While working at Sainsbury’s, he went to stay at the Sichel family’s Ch Trillol near Cucugnan, just underneath the ridge, crowned by the austere Cathar fortress of Quéribus, which divides Corbières from Maury and Roussillon. He found the place thrilling, and I know why: there can’t be many more dramatically sited villages in France than this one. On a cold holiday to Maury itself in October 2003, he and his wife Amanda bought a bottle of Jacques Montagné’s Clos del Rey from Jean Pla’s shop to keep warm with. ‘I loved it so much. I’d been thought for some time that I’d like to make my own wine, and the combination of scenery and quality of wine and cheapness of the vineyards combined to make it obvious choice of everyplace to want to work.’ The following February he bought a small vineyard of ancient-vine Grenache
How can I place this? I was expected something right, sensible, well-made, well-packaged and commercially attractive; the sort of thing you’d imagine a moonlighting supermarket buyer would make on his holidays. Incorrect: the wines are dramatically better than that. They’re wild, thunderous and unreasonable, full of the grandeur and savagery of the place. No wussy fretting about alcohol or wine-trade angst about ‘balance’ and ‘freshness’: they come hoofing out of the bottles like wild boar out of the garrigue, and root and rut gratuitously all over your glasses. ‘A tiny production of giant reds,’ as Howard-Sneyd correctly says.
Now he’s done it again. That Chapel Down acorn had secretly spread roots and grown: Howard-Sneyd started to reckon that an English sparkling wine would be a excellent complement to his Roussillon wines. But there was a problem. ‘A reasonably excellent ancient-vine vineyard in Roussillon is about €10,000 per hectare. And that’s planted and producing. Farmland in the right places in the UK is about £8,000 an acre – so that’s £20,000 a hectare just for the land, and you’d need to spend another £30,000 on planting it and trellising it and working it for six years.’ He chose to go base-wine shopping instead, and make his own vineyard-less English sparkling-wine blend. That was a clever go when he did it in 2010 – and it looks subdue more astute now. English sparkling wine sells about two million bottles a year, and the last few years have seen enough vineyards planted in the UK to make three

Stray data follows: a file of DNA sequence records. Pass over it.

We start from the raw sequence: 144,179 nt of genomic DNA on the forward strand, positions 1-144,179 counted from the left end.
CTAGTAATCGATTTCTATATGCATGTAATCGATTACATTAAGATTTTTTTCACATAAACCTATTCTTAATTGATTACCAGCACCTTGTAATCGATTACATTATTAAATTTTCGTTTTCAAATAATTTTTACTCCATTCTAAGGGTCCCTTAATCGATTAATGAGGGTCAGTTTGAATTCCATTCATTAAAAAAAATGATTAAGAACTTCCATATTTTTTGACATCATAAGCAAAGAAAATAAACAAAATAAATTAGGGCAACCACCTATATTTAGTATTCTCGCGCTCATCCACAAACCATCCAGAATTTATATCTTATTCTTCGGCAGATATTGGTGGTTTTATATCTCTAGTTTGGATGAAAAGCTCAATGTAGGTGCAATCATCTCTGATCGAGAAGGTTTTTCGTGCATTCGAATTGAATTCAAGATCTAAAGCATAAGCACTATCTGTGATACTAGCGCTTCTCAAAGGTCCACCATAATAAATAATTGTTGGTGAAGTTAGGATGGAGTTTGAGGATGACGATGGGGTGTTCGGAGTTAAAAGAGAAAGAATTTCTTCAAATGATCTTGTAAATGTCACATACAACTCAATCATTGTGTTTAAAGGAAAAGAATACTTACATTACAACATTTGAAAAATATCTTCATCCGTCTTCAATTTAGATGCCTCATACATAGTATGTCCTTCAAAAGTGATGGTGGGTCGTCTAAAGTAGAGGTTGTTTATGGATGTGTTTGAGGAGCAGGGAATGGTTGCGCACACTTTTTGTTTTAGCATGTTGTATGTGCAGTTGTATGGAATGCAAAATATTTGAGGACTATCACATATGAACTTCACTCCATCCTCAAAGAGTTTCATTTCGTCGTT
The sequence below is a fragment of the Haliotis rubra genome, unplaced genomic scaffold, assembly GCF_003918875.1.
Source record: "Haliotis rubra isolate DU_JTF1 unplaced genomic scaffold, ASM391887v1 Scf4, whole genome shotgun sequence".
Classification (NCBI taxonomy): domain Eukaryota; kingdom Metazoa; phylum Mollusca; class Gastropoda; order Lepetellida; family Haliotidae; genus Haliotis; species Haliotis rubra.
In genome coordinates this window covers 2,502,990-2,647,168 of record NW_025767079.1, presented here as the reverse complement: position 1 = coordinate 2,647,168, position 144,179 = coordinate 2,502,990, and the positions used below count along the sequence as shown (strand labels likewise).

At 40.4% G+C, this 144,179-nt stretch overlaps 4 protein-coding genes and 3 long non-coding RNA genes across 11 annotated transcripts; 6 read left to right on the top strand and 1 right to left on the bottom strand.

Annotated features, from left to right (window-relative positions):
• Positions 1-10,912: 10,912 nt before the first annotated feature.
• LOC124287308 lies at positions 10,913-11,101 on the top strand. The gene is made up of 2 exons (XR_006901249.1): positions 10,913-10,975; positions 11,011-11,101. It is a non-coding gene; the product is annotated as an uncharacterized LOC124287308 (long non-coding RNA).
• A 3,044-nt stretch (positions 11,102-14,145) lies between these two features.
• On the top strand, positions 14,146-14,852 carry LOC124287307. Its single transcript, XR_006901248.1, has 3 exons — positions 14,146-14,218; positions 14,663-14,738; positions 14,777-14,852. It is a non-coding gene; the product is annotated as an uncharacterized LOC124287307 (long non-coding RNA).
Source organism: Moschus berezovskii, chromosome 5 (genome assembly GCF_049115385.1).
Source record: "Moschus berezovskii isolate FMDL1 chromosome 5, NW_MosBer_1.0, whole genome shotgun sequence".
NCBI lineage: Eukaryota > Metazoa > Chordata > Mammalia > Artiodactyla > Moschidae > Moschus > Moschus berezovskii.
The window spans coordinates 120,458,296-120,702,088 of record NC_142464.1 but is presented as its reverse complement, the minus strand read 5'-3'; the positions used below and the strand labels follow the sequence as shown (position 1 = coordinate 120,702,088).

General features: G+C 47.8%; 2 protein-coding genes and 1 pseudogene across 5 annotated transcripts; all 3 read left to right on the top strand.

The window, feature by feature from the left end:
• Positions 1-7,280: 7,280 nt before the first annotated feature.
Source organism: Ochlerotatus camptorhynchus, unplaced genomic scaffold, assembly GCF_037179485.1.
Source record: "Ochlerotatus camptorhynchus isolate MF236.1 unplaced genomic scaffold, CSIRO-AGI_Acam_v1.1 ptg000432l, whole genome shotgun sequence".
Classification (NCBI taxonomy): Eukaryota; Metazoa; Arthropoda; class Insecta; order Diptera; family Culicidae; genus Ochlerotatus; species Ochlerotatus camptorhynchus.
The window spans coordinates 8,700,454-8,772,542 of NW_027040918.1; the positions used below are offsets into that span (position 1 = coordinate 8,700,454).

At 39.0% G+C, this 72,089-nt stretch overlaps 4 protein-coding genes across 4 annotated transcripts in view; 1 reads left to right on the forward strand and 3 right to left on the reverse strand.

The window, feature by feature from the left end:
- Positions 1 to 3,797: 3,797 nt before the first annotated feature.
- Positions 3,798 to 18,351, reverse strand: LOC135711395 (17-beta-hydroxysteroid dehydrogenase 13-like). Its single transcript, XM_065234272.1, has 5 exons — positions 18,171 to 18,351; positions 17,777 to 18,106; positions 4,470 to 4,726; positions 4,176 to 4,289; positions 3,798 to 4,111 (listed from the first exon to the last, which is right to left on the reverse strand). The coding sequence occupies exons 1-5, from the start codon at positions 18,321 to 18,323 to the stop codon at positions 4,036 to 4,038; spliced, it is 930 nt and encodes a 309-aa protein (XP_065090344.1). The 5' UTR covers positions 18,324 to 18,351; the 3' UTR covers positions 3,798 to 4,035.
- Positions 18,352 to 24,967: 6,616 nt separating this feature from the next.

Luck plays its part in each success tale, and Howard-Sneyd was surely lucky to find base wine of the quality he did for the initial 2010 version of his Hart of Gold sparkling wine, now on the market. It has truly impressive aromatic complexity, billowing with colorless orchard fruit, brioche and a small oxidative fruitfulness; the flavours are rousing, long and perfumed too, with splendidly ripe, resonant acidity. It was grown by the Chinn family in Ross-on-Wye whose own mark – and very elegant it is too – is Castle Brook; the winemaking and ageing was carried out at Ridgeview (‘fantastically excellent straightforward simple people’). There are more vintages of Hart of Gold in progress (though not 2011 or 2012), based on Chinn-grown Ross-on-Wye fruit, but Howard-Sneyd doesn’t rule out expanding the blend. Of course he doesn’t. Champagne, remember, isn’t just about chalk. Champagne is also about making pan-regional blends based on
Top English sparkling wines to try
No less fascinating is that Howard-Sneyd chose to market his wines himself, principally by direct marketing – and has succeeded in doing this as skilfully and innovatively as everything else, with copious fun and humour. Domaine of the Bee mailshots are small deleted and much read, even by those who don’t buy. ‘To me it’s a no-brainer. In fifty years’ time, a large percentage of the fantastic estates in Europe will sell their wines frankly to consumers in the way that Napa estates already do.’ He’s done it successfully enough himself, tracking down many of the specialist benefit providers needed to do it, to be able to advise others on direct marketing.
I’m sure there’s something that this cool, apparent-headed
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